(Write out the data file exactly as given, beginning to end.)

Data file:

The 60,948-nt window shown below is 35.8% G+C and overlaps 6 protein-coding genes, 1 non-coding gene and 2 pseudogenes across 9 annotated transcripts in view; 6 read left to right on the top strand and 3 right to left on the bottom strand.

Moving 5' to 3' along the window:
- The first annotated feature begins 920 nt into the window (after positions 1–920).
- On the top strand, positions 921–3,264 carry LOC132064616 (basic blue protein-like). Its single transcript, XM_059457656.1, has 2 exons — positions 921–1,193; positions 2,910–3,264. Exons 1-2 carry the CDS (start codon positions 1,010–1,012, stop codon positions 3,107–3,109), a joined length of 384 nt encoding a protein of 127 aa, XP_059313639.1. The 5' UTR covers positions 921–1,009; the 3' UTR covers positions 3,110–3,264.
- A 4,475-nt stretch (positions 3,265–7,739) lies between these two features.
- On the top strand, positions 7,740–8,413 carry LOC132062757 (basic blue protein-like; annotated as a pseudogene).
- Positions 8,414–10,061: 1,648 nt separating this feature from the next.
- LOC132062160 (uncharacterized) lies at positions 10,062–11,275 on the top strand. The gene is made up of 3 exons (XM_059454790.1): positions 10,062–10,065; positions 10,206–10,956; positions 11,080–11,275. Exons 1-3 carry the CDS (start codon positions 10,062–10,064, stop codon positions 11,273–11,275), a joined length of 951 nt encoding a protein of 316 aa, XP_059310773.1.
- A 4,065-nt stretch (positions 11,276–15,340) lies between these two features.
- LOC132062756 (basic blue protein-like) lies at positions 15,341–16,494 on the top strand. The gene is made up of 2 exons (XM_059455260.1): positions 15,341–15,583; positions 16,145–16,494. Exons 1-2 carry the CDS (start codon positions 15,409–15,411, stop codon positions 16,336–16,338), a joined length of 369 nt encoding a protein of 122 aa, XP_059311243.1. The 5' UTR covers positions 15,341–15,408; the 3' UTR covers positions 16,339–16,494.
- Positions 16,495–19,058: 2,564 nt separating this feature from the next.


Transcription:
The 60,948-nt window shown below is 35.8% G+C and overlaps 6 protein-coding genes, 1 non-coding gene and 2 pseudogenes across 9 annotated transcripts in view; 6 read left to right on the top strand and 3 right to left on the bottom strand.

Moving 5' to 3' along the window:
- The first annotated feature begins 920 nt into the window (after positions 1–920).
- On the top strand, positions 921–3,264 carry LOC132064616 (basic blue protein-like). Its single transcript, XM_059457656.1, has 2 exons — positions 921–1,193; positions 2,910–3,264. Exons 1-2 carry the CDS (start codon positions 1,010–1,012, stop codon positions 3,107–3,109), a joined length of 384 nt encoding a protein of 127 aa, XP_059313639.1. The 5' UTR covers positions 921–1,009; the 3' UTR covers positions 3,110–3,264.
- A 4,475-nt stretch (positions 3,265–7,739) lies between these two features.
- On the top strand, positions 7,740–8,413 carry LOC132062757 (basic blue protein-like; annotated as a pseudogene).
- Positions 8,414–10,061: 1,648 nt separating this feature from the next.
- LOC132062160 (uncharacterized) lies at positions 10,062–11,275 on the top strand. The gene is made up of 3 exons (XM_059454790.1): positions 10,062–10,065; positions 10,206–10,956; positions 11,080–11,275. Exons 1-3 carry the CDS (start codon positions 10,062–10,064, stop codon positions 11,273–11,275), a joined length of 951 nt encoding a protein of 316 aa, XP_059310773.1.
- A 4,065-nt stretch (positions 11,276–15,340) lies between these two features.
- LOC132062756 (basic blue protein-like) lies at positions 15,341–16,494 on the top strand. The gene is made up of 2 exons (XM_059455260.1): positions 15,341–15,583; positions 16,145–16,494. Exons 1-2 carry the CDS (start codon positions 15,409–15,411, stop codon positions 16,336–16,338), a joined length of 369 nt encoding a protein of 122 aa, XP_059311243.1. The 5' UTR covers positions 15,341–15,408; the 3' UTR covers positions 16,339–16,494.
- Positions 16,495–19,058: 2,564 nt separating this feature from the next.